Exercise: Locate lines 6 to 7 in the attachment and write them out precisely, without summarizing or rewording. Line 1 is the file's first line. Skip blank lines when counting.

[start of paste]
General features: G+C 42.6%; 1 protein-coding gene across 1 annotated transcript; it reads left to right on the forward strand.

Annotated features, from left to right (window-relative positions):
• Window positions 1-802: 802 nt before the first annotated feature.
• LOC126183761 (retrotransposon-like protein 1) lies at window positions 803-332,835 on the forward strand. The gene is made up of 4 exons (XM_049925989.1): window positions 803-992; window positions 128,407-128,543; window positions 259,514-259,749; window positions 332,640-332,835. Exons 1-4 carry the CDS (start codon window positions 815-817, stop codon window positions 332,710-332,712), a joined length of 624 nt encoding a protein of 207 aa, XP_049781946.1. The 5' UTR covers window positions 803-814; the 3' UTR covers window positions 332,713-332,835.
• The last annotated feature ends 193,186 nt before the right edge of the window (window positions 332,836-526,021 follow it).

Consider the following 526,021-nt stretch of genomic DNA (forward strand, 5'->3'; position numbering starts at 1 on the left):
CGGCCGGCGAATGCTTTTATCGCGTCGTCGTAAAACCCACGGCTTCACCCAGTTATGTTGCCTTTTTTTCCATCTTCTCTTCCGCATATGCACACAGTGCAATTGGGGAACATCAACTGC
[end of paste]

Consider the following 526,021-nt stretch of genomic DNA (forward strand, 5'->3'; position numbering starts at 1 on the left):
CGGCCGGCGAATGCTTTTATCGCGTCGTCGTAAAACCCACGGCTTCACCCAGTTATGTTGCCTTTTTTTCCATCTTCTCTTCCGCATATGCACACAGTGCAATTGGGGAACATCAACTGC